SOUTH MISSISSIPPI (WLOX) - The number of new law enforcement recruits is down in some cities more than 90 percent, according to an ABC report. The reasons are several. Low pay is one, but recent news events haven't helped either. There's the tarnished image from events in Ferguson and Baltimore.
And then, there's the danger. South Mississippi has been introduced to it up close and personal.
In November 2014, Gulfport police trainee Dolton Bradley was shot in the abdomen during a traffic stop gone wrong. He survived, and he's still on the force.
"It definitely is a game changer when you go through it and you see firsthand, hey, this can really happen. I might not go home tonight," Bradley said in an exclusive interview with WLOX earlier this year. "It changes and everybody else will see it. Your fellow officers see it, and it's something they learn from too."
In May, rookie Hattiesburg Officer Liquori Tate was killed along with his partner, Benjamin Deen. Tate was only 25 years old.
The growing danger against law enforcement has given the Mississippi Highway Patrol an extra incentive in recruitment and training. The MHP just finished its first academy since 2011, and it was hard. Out of 125 applicants, only 48 graduated.
"The reason it's so tough is if we lose a fistfight, we die," said Cpl. Benjamin Seibert. "If they give up in the academy, they'll give up on the side of the highway."
Seibert said it is more dangerous, so part of the training includes a day of watching videos of officers getting killed in the line of duty.
"That's when it sinks in," Seibert said. "Yes, it looks like fun. I get to drive cars fast. I get to go out here and wear this uniform. I get to be a Mississippi State Trooper with all the history behind it. But then, you learn there's people who want to kill us just because we wear this badge. You have to learn that you can just start your shift and just go to work and not come home."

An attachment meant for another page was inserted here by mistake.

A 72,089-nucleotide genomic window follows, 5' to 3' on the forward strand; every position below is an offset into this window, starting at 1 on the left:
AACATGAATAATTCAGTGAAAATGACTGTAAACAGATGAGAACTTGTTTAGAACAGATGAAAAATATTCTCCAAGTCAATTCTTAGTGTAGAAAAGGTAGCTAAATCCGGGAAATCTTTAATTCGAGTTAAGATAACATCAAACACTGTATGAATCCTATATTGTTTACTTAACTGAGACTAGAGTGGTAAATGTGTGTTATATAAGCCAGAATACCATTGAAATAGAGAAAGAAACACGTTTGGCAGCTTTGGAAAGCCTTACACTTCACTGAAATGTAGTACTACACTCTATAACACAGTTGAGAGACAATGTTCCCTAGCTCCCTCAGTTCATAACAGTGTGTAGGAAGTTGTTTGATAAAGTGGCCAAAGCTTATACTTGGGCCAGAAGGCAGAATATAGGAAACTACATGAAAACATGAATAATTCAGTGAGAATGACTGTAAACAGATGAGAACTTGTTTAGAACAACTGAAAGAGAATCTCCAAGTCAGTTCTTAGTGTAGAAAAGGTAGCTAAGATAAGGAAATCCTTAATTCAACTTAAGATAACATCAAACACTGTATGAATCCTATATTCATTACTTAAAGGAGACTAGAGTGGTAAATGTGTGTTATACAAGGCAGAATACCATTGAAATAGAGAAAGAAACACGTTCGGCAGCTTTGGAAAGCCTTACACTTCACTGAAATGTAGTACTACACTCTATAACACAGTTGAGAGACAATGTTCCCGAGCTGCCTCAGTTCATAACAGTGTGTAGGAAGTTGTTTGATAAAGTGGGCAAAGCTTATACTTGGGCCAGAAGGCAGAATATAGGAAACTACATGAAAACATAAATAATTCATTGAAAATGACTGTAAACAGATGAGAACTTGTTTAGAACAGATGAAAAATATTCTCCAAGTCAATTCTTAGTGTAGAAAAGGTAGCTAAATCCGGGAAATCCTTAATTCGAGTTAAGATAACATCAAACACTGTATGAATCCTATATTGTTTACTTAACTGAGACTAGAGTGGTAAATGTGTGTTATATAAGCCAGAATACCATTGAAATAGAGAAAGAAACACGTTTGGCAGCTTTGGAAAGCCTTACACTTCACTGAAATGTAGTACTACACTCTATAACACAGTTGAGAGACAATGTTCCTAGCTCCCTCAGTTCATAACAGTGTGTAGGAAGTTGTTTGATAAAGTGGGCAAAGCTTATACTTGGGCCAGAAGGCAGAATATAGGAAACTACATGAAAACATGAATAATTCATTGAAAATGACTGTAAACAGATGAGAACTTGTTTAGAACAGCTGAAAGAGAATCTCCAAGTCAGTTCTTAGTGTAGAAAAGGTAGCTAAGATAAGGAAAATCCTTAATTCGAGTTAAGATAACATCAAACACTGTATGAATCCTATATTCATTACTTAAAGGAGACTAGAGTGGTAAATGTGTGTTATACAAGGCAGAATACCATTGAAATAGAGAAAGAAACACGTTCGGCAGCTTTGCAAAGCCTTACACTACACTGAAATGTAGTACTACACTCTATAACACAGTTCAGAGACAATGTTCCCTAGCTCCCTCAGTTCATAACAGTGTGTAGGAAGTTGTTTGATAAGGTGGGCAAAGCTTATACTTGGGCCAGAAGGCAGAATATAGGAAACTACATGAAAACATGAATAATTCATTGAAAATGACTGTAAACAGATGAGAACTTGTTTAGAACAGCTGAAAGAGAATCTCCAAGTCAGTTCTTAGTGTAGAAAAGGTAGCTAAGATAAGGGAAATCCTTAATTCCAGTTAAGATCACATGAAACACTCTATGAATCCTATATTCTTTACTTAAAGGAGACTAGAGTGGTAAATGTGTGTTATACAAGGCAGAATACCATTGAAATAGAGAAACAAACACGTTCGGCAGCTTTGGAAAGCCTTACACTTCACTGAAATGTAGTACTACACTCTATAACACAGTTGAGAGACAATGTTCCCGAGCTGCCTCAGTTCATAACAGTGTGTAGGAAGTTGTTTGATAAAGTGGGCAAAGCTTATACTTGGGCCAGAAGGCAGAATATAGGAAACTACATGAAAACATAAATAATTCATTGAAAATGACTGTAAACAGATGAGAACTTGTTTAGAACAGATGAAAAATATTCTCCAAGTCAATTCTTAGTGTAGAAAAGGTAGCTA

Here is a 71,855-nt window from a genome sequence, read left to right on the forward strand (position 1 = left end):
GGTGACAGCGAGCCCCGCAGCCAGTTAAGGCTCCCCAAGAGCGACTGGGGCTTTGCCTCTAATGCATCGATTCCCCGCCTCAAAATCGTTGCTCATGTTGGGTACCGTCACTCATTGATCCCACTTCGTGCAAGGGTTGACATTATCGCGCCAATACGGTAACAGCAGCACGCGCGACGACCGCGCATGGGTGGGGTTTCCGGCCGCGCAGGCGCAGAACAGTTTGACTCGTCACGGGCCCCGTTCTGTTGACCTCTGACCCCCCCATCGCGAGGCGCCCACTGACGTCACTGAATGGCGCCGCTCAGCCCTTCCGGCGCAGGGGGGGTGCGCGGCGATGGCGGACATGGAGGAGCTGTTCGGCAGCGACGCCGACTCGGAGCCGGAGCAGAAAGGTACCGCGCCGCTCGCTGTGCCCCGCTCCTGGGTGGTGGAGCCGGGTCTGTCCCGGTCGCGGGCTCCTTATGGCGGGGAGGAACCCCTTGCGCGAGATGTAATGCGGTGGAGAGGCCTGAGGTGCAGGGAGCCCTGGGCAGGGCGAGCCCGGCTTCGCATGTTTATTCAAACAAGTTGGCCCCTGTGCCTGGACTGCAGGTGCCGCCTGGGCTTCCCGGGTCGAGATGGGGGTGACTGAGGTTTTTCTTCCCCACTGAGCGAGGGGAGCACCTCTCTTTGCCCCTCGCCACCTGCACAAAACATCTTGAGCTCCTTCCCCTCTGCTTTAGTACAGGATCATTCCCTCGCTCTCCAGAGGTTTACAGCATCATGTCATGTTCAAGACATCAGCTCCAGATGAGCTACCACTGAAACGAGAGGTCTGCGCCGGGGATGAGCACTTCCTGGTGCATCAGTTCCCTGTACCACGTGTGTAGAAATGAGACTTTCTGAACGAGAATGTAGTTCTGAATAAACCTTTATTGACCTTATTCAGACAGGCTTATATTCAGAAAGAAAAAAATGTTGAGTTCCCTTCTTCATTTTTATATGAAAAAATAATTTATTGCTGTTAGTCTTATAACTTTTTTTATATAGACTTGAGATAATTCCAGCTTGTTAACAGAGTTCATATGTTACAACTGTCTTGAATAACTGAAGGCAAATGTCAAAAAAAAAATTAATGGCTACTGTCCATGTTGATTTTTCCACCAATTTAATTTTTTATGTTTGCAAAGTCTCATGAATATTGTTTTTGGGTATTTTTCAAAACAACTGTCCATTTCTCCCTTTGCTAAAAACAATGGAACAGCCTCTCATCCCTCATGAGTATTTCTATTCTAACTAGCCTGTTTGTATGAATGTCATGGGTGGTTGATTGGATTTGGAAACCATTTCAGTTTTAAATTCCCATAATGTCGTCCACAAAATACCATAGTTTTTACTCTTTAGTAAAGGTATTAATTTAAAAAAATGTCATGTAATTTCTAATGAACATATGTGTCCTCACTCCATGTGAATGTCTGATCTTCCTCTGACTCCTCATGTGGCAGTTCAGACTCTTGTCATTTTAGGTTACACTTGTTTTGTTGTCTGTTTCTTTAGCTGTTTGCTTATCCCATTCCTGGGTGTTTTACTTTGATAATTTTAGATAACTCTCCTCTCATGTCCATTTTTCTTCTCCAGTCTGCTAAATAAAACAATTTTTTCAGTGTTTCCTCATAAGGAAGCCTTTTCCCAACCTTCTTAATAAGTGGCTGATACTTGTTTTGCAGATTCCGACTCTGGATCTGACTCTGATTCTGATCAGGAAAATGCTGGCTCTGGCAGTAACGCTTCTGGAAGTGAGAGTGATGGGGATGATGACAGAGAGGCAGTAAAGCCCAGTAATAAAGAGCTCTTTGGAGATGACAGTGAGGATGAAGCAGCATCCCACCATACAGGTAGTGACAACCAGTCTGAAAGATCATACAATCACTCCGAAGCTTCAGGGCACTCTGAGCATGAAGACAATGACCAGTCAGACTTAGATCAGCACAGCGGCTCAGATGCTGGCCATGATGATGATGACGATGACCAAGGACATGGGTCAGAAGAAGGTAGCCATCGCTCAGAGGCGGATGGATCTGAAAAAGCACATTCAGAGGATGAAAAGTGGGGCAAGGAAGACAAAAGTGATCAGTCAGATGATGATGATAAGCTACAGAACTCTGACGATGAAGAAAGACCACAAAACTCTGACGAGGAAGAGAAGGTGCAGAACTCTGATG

Most rookie troopers are young and single, but some have families. Young families just now thinking about their lives together are forced to think about the possibilities of lives cut short.
Jeremiah Beard, 25, of Ocean Springs, entered the academy in November 2014 and just finished the Field Training Office program earlier this month. As a trooper, he's now on his own, but he has plenty of support at home with his wife, Mariah, and his son, Jeremiah Beard II.
"I noticed that a lot of people in society say what needs to be done versus doing what they are saying what needs to be done," Jeremiah said. "So, I never wanted to be one of those people. When I actually decided to get into it, my wife, we just found out my wife was pregnant, and I told her, 'I'm not going to raise my son and him to follow your dreams, and I not follow mine.'"
For Jeremiah, a musician and youth pastor at his father's church in Moss Point, this was a dream job, but he had other pressures while in the academy. His wife gave birth during his training, and it didn't help that communications with family were not allowed.
"I did have help," Mariah said. "But it's nothing like your husband being right there with you while you are going through one of the biggest moments of your life. I just think as far as just the whole entire process and even him getting on his own now, only thing we can do is pray."
Jeremiah said the murder of the Hattiesburg officers was difficult.
"I'm like, man, somebody just lost their son. Somebody just lost their husband. Somebody just lost a loved one, and they lost them doing what I do every day," Jeremiah said.
When his son stopped breathing one day, he almost called it quits.
"That was one of those breaking points that I had, and I had to just overcome it," Jeremiah said. "When I talked to her on the phone, she was the real trooper, because I talked to her on the phone and said, 'Hey, it's too much going on and I'm thinking about coming home.' She was like, 'Nope, nope, he's fine. They got him stable. You stay there and you do what you've got to do.'"